Thursday, January 15, 2004

The Barcelona Gherkin

Barcelona is a remarkable city. Like many European cities, it has an old gothic centre, and this is quite nice. However, unlike most European cities, the gothic centre of Barcelona is not the architectural highlight of the city. This is because around a century ago the great architect Antonio Gaudi designed some of the most extraordinay buildings you will see anywhere. His buildings look like they are grown rather than built, and they give the city extraordinary character.





The most extraordinary Gaudi building though is the church of the Sagria Familia, which is still incomplete today, although construction continues. (Some people believe that it should have been left incomplete rather than have lesser architects finish Gaudi's work. I disagree with this. I think that most of the great churches and cathedrals of the world were built over prolongued periods of time and using multiple architects, and regardless of the greatness of the person who initially designed this one, there is no reason why it should be different. In any event, the building is like no other church that has ever been built anywhere.



Hmm. I am not sure that my attempt to juxtapose the Sagria Familia and the Finding Nemo poster was entirely successful, but you get the point.



On the other hand, this photo I am proud of, but it is perhaps less good at simply showing the building.

In any event, Barcelona has until recently had major highrise other than the Sagria Familia, which has dominated the skyline. Barcelona is on a coastal plain, and behind and around the plain is a range of what you would either descibe as large hills or small mountains. Gaudi's famous Parc Guell (which I will discuss in another post) is on the side of one of these mountains, and the view of the city from the highest point of Parc Guell is quite spectacular. Of course, it has traditionally included a great view of the Sagria Familiar. Look at it now, though, and you see something else. That's right. It's a gherkin.



This is worth investigating. I want to see it from close up. It is not actually in the centre of town, but in a place called approximately "Place of the Glories of the Catalans", which is a real dump but is at least having some regeneration. (There is a new shopping mall next door). I walk in the approximate direction. There it is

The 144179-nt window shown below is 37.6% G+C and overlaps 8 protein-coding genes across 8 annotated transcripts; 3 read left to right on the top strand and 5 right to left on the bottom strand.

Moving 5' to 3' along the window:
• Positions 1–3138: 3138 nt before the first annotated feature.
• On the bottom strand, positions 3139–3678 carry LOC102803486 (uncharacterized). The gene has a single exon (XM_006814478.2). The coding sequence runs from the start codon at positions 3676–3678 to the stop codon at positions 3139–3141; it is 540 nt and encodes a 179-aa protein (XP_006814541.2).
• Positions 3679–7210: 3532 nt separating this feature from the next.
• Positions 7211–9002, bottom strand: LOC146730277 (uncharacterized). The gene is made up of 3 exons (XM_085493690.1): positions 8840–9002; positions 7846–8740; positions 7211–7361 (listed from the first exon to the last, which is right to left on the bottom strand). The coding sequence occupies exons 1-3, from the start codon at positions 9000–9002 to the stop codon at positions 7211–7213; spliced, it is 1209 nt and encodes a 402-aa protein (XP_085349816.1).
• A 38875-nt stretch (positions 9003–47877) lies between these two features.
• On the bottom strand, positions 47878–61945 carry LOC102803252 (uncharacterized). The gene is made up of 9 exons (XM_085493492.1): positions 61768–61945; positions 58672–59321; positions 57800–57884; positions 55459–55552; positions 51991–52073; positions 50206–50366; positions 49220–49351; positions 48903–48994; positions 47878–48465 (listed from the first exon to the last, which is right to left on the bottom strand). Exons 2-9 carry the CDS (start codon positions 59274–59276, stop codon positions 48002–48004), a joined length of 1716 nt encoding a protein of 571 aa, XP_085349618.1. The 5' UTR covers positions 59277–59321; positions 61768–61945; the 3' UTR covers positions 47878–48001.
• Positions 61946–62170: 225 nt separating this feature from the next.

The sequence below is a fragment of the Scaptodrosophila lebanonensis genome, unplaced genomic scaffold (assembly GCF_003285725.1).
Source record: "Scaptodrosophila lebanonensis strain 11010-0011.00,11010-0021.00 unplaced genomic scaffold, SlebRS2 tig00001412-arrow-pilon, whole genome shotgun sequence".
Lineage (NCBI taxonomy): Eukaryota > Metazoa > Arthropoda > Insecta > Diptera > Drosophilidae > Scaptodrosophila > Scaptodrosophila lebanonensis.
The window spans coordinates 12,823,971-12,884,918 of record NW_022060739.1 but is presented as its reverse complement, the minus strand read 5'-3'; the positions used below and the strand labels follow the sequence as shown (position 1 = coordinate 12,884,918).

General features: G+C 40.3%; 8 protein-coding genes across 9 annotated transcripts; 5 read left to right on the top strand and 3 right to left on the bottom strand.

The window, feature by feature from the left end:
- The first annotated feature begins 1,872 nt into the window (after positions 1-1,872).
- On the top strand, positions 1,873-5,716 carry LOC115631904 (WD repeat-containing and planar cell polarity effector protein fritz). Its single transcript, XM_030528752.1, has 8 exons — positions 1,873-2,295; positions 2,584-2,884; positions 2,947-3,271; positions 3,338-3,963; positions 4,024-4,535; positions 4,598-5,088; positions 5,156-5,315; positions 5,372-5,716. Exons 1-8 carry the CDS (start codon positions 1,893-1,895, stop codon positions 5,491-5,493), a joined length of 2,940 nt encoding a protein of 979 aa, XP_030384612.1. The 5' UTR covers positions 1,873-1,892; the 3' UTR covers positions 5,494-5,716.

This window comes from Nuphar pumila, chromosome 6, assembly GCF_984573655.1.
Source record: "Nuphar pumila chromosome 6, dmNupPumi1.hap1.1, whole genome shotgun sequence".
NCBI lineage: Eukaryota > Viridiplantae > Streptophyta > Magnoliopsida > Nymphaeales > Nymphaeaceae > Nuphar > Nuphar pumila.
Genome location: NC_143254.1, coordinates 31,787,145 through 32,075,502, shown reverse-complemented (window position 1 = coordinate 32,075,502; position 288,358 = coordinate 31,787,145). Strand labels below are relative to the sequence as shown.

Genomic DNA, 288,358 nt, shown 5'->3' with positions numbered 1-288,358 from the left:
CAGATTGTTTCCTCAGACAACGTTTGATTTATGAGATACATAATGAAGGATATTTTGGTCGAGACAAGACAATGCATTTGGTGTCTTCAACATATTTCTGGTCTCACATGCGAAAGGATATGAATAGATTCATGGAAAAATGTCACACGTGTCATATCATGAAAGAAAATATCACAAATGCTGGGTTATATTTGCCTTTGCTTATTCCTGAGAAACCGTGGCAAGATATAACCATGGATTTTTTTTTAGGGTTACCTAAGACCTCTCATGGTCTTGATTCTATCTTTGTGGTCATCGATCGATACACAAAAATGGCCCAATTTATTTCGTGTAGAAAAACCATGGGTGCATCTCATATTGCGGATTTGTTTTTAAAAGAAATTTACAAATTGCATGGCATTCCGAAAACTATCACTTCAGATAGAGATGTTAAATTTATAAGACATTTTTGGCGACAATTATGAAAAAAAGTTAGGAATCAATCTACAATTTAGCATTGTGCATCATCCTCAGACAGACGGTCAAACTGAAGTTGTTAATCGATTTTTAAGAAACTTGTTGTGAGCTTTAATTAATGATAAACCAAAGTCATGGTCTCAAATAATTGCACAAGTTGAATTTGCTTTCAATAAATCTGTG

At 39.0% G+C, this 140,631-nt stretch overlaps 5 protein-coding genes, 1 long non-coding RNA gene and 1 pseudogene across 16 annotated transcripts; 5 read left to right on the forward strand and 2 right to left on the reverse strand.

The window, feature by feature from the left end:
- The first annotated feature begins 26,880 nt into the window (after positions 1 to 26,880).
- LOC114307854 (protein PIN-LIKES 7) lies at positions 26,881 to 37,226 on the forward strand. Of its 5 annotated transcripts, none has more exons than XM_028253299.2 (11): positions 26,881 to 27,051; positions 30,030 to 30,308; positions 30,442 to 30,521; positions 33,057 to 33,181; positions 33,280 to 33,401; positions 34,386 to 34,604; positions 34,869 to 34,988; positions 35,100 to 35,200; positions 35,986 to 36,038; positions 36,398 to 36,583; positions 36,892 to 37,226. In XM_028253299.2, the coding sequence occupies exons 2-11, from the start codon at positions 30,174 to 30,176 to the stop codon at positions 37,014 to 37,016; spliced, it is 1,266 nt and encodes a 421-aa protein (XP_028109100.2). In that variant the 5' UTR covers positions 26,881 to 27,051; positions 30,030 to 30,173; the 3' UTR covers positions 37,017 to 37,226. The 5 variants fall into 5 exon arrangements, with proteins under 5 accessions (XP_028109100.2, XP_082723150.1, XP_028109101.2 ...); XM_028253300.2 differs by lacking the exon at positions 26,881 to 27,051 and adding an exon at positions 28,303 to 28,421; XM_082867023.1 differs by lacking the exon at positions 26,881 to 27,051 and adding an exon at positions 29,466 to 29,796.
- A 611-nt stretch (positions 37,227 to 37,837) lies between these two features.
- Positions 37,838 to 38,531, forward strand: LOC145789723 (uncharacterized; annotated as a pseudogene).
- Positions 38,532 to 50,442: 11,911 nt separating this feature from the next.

It's an under construction gherkin, with just the frame of the top section, and a strange mottled look lower down. Let's get closer.



Why the mottled look? The dark bits will presumably be windows, but why the odd L like shapes. It almost looks like somebody has been playing Tetris on the side of the building.





Quite an interesting building. Of course, the trouble is that we do not know what the building will actually look like when complete. I suspect a layer of glass will cover the whole thing, and the mottled Tetris look will go away. The building isn't quite as curvy as the London gherkin, which is I think a better building. And this is Barcelona, city of great architectural treasures. I think putting something else to accompany Gaudi in the skyline is good, but I don't think this is quite comparable in terms of overall quality. The Sagria Familia is a work of genius. This isn't. But I still rather like it.

Of course, we live in an age where it would be possible to cover the side of the building with LEDs, get somebody to set up a PC to control them, and we would essentially have a giant screen covering the side of the gherkin. Then in an ideal world we could perhaps patch this into a wireless network, so that passing geeks could genuinely play Tetris on the side of the building from their laptops. That would be really cool, and we live in an age when it wouldn't be technically very hard to implement. I am not expecting to see it happen though. At least not in Barcelona. Although somebody will no doubt try it in Japan some time soon. Or Moscow would be even better.

1 comment:

Pedro said...

Very interesting article. I have been to Barcelona just one week ago. Finding a nice centrally located accommodation in hotels in Barcelona is no easier than any other great city, and so I am very fortunate that my wife's cousin Maria has one with a view across to Sagrada Familia by way of her laundry porch. She is very old now, and we haven't visited her since 2001, so I keep telling my wife, it's time to return to Barcelona. This is one of my favorite cities to just wander around. It's generally very safe and clean, and the architecture of Gaudi among many other great Catalan architects, is wonderful to look at. I really enjoyed my trip to Spain.

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